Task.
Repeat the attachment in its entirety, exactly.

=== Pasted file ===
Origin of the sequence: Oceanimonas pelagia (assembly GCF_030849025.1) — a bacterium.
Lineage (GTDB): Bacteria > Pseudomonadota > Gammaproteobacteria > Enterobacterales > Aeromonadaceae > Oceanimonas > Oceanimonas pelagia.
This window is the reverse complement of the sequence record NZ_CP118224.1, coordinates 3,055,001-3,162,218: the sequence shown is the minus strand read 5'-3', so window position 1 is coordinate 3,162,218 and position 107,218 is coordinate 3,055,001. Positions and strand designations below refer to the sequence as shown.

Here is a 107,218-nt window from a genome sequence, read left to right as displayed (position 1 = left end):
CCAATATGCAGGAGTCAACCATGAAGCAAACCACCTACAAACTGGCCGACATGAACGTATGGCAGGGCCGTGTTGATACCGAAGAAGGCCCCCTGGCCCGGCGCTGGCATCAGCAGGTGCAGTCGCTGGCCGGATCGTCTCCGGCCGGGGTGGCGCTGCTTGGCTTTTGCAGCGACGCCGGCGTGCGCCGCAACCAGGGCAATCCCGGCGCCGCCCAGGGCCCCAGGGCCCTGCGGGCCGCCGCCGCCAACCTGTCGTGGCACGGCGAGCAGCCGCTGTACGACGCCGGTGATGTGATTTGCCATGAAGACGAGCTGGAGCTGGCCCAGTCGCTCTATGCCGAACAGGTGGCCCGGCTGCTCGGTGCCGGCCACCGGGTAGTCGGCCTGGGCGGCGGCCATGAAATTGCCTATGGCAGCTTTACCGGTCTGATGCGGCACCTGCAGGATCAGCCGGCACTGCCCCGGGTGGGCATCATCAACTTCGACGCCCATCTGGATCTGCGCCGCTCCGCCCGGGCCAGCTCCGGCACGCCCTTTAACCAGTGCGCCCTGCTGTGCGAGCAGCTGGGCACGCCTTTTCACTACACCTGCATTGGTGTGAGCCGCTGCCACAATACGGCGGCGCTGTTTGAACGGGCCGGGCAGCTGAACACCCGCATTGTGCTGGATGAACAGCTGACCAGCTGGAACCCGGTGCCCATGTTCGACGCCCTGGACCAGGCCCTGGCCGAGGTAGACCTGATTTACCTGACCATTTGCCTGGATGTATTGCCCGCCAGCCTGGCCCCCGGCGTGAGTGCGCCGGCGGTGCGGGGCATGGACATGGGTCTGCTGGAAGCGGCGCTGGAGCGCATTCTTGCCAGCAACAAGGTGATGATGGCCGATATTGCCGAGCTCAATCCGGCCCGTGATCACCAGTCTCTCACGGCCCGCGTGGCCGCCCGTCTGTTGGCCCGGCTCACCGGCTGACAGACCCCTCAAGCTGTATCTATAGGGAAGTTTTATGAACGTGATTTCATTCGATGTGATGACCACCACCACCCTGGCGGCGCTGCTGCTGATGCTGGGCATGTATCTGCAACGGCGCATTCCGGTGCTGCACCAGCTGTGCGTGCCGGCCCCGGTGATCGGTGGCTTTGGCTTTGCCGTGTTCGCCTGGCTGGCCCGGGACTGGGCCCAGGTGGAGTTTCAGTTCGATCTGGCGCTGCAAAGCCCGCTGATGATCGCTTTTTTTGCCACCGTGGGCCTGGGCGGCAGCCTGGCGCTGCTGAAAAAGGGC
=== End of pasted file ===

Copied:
Origin of the sequence: Oceanimonas pelagia (assembly GCF_030849025.1) — a bacterium.
Lineage (GTDB): Bacteria > Pseudomonadota > Gammaproteobacteria > Enterobacterales > Aeromonadaceae > Oceanimonas > Oceanimonas pelagia.
This window is the reverse complement of the sequence record NZ_CP118224.1, coordinates 3,055,001-3,162,218: the sequence shown is the minus strand read 5'-3', so window position 1 is coordinate 3,162,218 and position 107,218 is coordinate 3,055,001. Positions and strand designations below refer to the sequence as shown.

Here is a 107,218-nt window from a genome sequence, read left to right as displayed (position 1 = left end):
CCAATATGCAGGAGTCAACCATGAAGCAAACCACCTACAAACTGGCCGACATGAACGTATGGCAGGGCCGTGTTGATACCGAAGAAGGCCCCCTGGCCCGGCGCTGGCATCAGCAGGTGCAGTCGCTGGCCGGATCGTCTCCGGCCGGGGTGGCGCTGCTTGGCTTTTGCAGCGACGCCGGCGTGCGCCGCAACCAGGGCAATCCCGGCGCCGCCCAGGGCCCCAGGGCCCTGCGGGCCGCCGCCGCCAACCTGTCGTGGCACGGCGAGCAGCCGCTGTACGACGCCGGTGATGTGATTTGCCATGAAGACGAGCTGGAGCTGGCCCAGTCGCTCTATGCCGAACAGGTGGCCCGGCTGCTCGGTGCCGGCCACCGGGTAGTCGGCCTGGGCGGCGGCCATGAAATTGCCTATGGCAGCTTTACCGGTCTGATGCGGCACCTGCAGGATCAGCCGGCACTGCCCCGGGTGGGCATCATCAACTTCGACGCCCATCTGGATCTGCGCCGCTCCGCCCGGGCCAGCTCCGGCACGCCCTTTAACCAGTGCGCCCTGCTGTGCGAGCAGCTGGGCACGCCTTTTCACTACACCTGCATTGGTGTGAGCCGCTGCCACAATACGGCGGCGCTGTTTGAACGGGCCGGGCAGCTGAACACCCGCATTGTGCTGGATGAACAGCTGACCAGCTGGAACCCGGTGCCCATGTTCGACGCCCTGGACCAGGCCCTGGCCGAGGTAGACCTGATTTACCTGACCATTTGCCTGGATGTATTGCCCGCCAGCCTGGCCCCCGGCGTGAGTGCGCCGGCGGTGCGGGGCATGGACATGGGTCTGCTGGAAGCGGCGCTGGAGCGCATTCTTGCCAGCAACAAGGTGATGATGGCCGATATTGCCGAGCTCAATCCGGCCCGTGATCACCAGTCTCTCACGGCCCGCGTGGCCGCCCGTCTGTTGGCCCGGCTCACCGGCTGACAGACCCCTCAAGCTGTATCTATAGGGAAGTTTTATGAACGTGATTTCATTCGATGTGATGACCACCACCACCCTGGCGGCGCTGCTGCTGATGCTGGGCATGTATCTGCAACGGCGCATTCCGGTGCTGCACCAGCTGTGCGTGCCGGCCCCGGTGATCGGTGGCTTTGGCTTTGCCGTGTTCGCCTGGCTGGCCCGGGACTGGGCCCAGGTGGAGTTTCAGTTCGATCTGGCGCTGCAAAGCCCGCTGATGATCGCTTTTTTTGCCACCGTGGGCCTGGGCGGCAGCCTGGCGCTGCTGAAAAAGGGC